Storyline: DeAndre Jordan to Cavs?

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Question: Hello, I was wondering what would Cleveland have to give to L.A in order for it to land DeAndre Jordan? David Aldridge: The Clips are holding out for that Brooklyn first. Now, L.A. now has a 2018 first coming from Detroit in the Blake Griffin deal, so its desire for another 2018 first may not be as great as it was before last week. But what else does Cleveland have that you’d really want (Tristan Thompson, who would almost certainly be part of a Jordan deal in any iteration, aside)? The pressure on owner Dan Gilbert in Cleveland to jettison that pick to make a season/franchise/please-LeBron-don’t-leave-saving move is going to be enormous in the next 72 hours.

Now in their fourth season since James returned, is mental fatigue taking a toll on the Cavs? Sam Amick: It’s a whole lot more complicated than the fatigue factor, and it has everything to do with the layers of dysfunction that the Cavs are battling. Cavs general manager Koby Altman is trying hard to shed the contracts of Tristan Thompson (two years, $36 million remaining) and J.R. Smith ($14.7 million next season, team option worth $15.6 million in 2019-20 with $3.8 million guaranteed), two players who were re-signed in large part because of LeBron’s omnipresent influence. They’re all represented by Rich Paul of Klutch Sports, who built the agency with a huge assist from James. As it pertains to the Cavs’ interest in the Clippers’ DeAndre Jordan, a person with knowledge of that situation said Cleveland continues to offer only its own first-round pick and this kind of unwanted money in those stalled negotiations. The person spoke to USA TODAY Sports on the condition of anonymity because of the sensitivity of the situation.

Chris Paul, traded to Houston in a blockbuster deal last June. Blake Griffin, gone to Detroit in another mega-deal earlier this week. What does it mean for DeAndre Jordan? He likely will be moving on by this week’s trade deadline, marking the end of “Lob City.” Milwaukee, in win-now mode, and Cleveland, always looking to make moves at the deadline to keep LeBron James happy, remain the two favorites, sources say. Sources say Miami, Portland and Orlando recently made inquiries about Jordan as well.

The Cavs contacted Sacramento about a possible trade for guard George Hill, and the New York Times reported that Cleveland has also engaged the Los Angeles Clippers about DeAndre Jordan and Lou Williams. The Times said the Cavs have floated J.R. Smith, Tristan Thompson, and Iman Shumpert in possible trades — all of them have been here for each of Cleveland’s last three Finals runs and have seen their roles diminish this season for one reason or another. The Cavs are 1-4 in their last five games and privately their marquee players have suggested the team needs a roster upgrade or two. “I like our group,”Tyronn Lue reiterated. “Until we figure out rotations and getting guys healthy and what we have … I like what we have.”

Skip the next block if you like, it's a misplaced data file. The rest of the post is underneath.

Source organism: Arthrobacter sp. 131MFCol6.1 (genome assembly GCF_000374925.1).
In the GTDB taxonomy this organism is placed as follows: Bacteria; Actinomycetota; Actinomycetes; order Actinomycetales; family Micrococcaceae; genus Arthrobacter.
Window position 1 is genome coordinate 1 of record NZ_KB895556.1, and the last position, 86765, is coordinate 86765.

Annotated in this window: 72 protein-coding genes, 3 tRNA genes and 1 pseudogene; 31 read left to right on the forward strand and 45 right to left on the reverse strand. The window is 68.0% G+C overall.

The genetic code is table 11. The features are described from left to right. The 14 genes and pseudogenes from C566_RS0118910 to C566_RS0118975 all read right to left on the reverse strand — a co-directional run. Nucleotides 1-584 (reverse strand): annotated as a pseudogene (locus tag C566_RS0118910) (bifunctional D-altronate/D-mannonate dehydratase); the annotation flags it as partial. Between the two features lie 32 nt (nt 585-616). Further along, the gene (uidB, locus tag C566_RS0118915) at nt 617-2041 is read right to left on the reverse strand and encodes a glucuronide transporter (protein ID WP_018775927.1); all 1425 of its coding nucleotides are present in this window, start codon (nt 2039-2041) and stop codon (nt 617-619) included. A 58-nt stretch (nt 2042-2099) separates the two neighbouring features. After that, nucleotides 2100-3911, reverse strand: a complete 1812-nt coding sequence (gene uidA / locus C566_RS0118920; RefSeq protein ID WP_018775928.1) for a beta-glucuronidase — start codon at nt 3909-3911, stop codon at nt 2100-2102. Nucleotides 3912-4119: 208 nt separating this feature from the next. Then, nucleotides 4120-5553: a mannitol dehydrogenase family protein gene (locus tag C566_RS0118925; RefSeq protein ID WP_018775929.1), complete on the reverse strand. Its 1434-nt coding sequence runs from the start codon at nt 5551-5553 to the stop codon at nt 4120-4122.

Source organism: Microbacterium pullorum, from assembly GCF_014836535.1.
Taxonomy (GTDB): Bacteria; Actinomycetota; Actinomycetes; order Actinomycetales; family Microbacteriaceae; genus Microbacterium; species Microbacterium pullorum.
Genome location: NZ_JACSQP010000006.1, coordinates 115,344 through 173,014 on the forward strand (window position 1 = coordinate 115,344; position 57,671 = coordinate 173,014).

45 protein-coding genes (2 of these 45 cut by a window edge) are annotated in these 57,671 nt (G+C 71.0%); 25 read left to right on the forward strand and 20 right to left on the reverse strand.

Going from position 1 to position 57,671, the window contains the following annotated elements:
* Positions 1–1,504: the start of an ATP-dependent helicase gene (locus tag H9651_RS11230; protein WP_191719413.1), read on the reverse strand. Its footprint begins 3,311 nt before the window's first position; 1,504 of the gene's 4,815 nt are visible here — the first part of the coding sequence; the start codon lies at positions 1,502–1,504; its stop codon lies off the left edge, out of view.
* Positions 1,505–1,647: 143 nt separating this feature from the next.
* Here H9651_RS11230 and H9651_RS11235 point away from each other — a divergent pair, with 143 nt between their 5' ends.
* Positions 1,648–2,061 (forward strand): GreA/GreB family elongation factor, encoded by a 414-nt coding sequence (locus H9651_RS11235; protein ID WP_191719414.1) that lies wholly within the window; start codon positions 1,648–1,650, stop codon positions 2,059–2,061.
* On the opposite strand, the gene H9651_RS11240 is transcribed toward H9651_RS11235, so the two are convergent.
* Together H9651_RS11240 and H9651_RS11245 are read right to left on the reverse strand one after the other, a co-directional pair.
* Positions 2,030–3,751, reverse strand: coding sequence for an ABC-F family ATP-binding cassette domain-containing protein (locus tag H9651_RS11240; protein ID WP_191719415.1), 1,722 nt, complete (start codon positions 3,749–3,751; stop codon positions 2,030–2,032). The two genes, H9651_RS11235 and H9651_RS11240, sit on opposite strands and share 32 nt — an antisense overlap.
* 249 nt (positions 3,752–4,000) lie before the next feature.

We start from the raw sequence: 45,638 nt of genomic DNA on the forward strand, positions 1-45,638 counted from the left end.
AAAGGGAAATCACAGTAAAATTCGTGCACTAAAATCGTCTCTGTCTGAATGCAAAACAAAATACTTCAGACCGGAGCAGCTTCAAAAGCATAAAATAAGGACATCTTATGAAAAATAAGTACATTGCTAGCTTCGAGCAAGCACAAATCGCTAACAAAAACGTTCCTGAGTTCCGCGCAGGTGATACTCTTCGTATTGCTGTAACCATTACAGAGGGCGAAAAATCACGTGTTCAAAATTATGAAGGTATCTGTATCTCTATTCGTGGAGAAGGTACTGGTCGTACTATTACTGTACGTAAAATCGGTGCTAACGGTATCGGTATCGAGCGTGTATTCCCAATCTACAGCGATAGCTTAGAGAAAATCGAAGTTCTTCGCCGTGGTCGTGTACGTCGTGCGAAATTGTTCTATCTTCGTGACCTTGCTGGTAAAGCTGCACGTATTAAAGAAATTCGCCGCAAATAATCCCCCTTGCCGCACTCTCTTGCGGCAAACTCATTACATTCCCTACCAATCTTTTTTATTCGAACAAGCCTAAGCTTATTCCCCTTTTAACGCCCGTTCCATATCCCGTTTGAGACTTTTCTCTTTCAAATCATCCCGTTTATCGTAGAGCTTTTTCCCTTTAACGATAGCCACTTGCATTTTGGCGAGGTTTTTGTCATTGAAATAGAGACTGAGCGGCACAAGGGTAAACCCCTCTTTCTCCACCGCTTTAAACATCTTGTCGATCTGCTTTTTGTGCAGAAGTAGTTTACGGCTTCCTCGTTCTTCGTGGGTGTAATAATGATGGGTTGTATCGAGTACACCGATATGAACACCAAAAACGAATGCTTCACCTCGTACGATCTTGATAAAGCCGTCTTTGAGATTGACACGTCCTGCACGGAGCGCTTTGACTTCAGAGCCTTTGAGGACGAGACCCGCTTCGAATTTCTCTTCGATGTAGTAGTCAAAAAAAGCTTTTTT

As teams pick up trade activity before the trade deadline, the Cavaliers are shaping up to be perhaps the most fascinating contending team. They have two first-round draft picks — including the heralded Brooklyn Nets’ selection via the Irving trade — but the superstar player whom the franchise could pursue with that pick has not been made available. Multiple NBA teams have cited Tristan Thompson as an asset Cleveland is willing to move in the right deal, such as one for the Los Angeles Clippers’ DeAndre Jordan.

Time for a guest D.J.? From Jason Maynard: “Do you think the Clippers will move DeAndre Jordan before year’s end?” That’s been a low-pilot buzz around the Association for a little while, Jason, and Joe Vardon of Cleveland.com put it out there Friday that the Cavs would be “willing” to move Tristan Thompson for Jordan. And, you hear that the Clippers have put feelers out to a handful of teams. It makes sense. DJ has this season at $22.6 million before his option year in 2018-19 at $24.1 million. If L.A. was to move Jordan, now would be the time. The Clippers clearly aren’t a contender any more, and losing Patrick Beverley for the season only accentuates it. So why not move Jordan? He would certainly bring back a good haul; he still is immensely disruptive on screen and rolls, and protects the rim so well, he more than pays for his contract even if he’s not a first option on offense (at least he’s shooting 60 percent from the line this season, way, way up from previous Hack-a-DJ campaigns). Any contender could use him.

Question: Would Cleveland entertain DeAndre Jordan for the Nets pick and Tristan Thompson? Joe Vardon: DeAndre Jordan’s numbers are down this season. He’s averaging 10.4 points and shooting .664 from the field (he only shoots twos). Even his blocks — 1.2 per game — are down from the 1.7 he averaged a year ago. Also, Jordan, 29, has a $24.1 million player’s option in his contract for next season. So, he could essentially be a rental. That said, you’re right, he’d thrive playing alongside LeBron James and Isaiah Thomas. Tristan Thompson was great against the Warriors in the Finals two seasons ago, and struggled mightily last year. A league source believes this move, Jordan for Thompson, is one the Cavs would consider. How the Brooklyn pick figured in remains to be seen (Cleveland also has its own No. 1 pick), but if the Cavs felt Jordan was the only piece missing for them to take down the Warriors they’d have to consider this.
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